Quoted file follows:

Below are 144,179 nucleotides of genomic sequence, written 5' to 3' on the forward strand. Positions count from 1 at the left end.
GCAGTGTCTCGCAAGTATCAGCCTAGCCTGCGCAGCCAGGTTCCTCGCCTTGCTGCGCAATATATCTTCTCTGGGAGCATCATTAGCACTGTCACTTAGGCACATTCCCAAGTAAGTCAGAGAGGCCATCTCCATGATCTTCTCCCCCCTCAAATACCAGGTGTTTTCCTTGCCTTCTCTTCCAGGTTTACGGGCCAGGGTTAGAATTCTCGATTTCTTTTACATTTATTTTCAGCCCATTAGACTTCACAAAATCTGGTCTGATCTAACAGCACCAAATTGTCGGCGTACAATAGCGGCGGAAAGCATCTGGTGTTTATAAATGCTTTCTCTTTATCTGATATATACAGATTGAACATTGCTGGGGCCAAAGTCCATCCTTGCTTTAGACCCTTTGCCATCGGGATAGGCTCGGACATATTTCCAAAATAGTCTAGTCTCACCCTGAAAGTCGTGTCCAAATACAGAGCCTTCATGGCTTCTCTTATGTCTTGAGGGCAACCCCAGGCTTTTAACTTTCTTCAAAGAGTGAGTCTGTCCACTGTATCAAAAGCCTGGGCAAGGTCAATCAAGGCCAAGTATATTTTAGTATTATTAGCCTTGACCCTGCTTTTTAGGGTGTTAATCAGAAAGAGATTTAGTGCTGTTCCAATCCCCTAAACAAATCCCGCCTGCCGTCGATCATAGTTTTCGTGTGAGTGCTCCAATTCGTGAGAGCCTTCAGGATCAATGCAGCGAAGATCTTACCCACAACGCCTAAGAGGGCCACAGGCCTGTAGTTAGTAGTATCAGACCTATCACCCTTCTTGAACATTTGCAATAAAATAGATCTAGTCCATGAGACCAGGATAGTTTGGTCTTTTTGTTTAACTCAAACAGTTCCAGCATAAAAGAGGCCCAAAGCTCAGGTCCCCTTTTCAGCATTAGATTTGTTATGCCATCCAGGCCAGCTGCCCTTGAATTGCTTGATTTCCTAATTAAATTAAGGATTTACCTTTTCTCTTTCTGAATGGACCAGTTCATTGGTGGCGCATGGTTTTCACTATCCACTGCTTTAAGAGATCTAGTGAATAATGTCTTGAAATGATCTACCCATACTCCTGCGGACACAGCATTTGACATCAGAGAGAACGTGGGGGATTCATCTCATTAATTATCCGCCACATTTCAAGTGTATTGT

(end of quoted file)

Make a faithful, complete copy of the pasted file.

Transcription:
Below are 144,179 nucleotides of genomic sequence, written 5' to 3' on the forward strand. Positions count from 1 at the left end.
GCAGTGTCTCGCAAGTATCAGCCTAGCCTGCGCAGCCAGGTTCCTCGCCTTGCTGCGCAATATATCTTCTCTGGGAGCATCATTAGCACTGTCACTTAGGCACATTCCCAAGTAAGTCAGAGAGGCCATCTCCATGATCTTCTCCCCCCTCAAATACCAGGTGTTTTCCTTGCCTTCTCTTCCAGGTTTACGGGCCAGGGTTAGAATTCTCGATTTCTTTTACATTTATTTTCAGCCCATTAGACTTCACAAAATCTGGTCTGATCTAACAGCACCAAATTGTCGGCGTACAATAGCGGCGGAAAGCATCTGGTGTTTATAAATGCTTTCTCTTTATCTGATATATACAGATTGAACATTGCTGGGGCCAAAGTCCATCCTTGCTTTAGACCCTTTGCCATCGGGATAGGCTCGGACATATTTCCAAAATAGTCTAGTCTCACCCTGAAAGTCGTGTCCAAATACAGAGCCTTCATGGCTTCTCTTATGTCTTGAGGGCAACCCCAGGCTTTTAACTTTCTTCAAAGAGTGAGTCTGTCCACTGTATCAAAAGCCTGGGCAAGGTCAATCAAGGCCAAGTATATTTTAGTATTATTAGCCTTGACCCTGCTTTTTAGGGTGTTAATCAGAAAGAGATTTAGTGCTGTTCCAATCCCCTAAACAAATCCCGCCTGCCGTCGATCATAGTTTTCGTGTGAGTGCTCCAATTCGTGAGAGCCTTCAGGATCAATGCAGCGAAGATCTTACCCACAACGCCTAAGAGGGCCACAGGCCTGTAGTTAGTAGTATCAGACCTATCACCCTTCTTGAACATTTGCAATAAAATAGATCTAGTCCATGAGACCAGGATAGTTTGGTCTTTTTGTTTAACTCAAACAGTTCCAGCATAAAAGAGGCCCAAAGCTCAGGTCCCCTTTTCAGCATTAGATTTGTTATGCCATCCAGGCCAGCTGCCCTTGAATTGCTTGATTTCCTAATTAAATTAAGGATTTACCTTTTCTCTTTCTGAATGGACCAGTTCATTGGTGGCGCATGGTTTTCACTATCCACTGCTTTAAGAGATCTAGTGAATAATGTCTTGAAATGATCTACCCATACTCCTGCGGACACAGCATTTGACATCAGAGAGAACGTGGGGGATTCATCTCATTAATTATCCGCCACATTTCAAGTGTATTGT